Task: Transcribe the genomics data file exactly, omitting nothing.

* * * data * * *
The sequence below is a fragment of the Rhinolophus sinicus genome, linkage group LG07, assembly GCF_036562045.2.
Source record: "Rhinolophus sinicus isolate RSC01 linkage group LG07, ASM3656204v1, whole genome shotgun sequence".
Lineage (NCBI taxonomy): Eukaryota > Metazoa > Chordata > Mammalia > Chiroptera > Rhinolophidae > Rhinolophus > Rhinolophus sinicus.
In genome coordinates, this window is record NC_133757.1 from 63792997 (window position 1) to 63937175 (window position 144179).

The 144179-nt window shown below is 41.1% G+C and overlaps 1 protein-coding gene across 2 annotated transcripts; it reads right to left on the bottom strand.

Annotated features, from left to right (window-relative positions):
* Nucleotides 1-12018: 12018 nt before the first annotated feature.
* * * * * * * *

The sequence below is a fragment of the Rhinolophus sinicus genome, linkage group LG07, assembly GCF_036562045.2.
Source record: "Rhinolophus sinicus isolate RSC01 linkage group LG07, ASM3656204v1, whole genome shotgun sequence".
Lineage (NCBI taxonomy): Eukaryota > Metazoa > Chordata > Mammalia > Chiroptera > Rhinolophidae > Rhinolophus > Rhinolophus sinicus.
In genome coordinates, this window is record NC_133757.1 from 63792997 (window position 1) to 63937175 (window position 144179).

The 144179-nt window shown below is 41.1% G+C and overlaps 1 protein-coding gene across 2 annotated transcripts; it reads right to left on the bottom strand.

Annotated features, from left to right (window-relative positions):
* Nucleotides 1-12018: 12018 nt before the first annotated feature.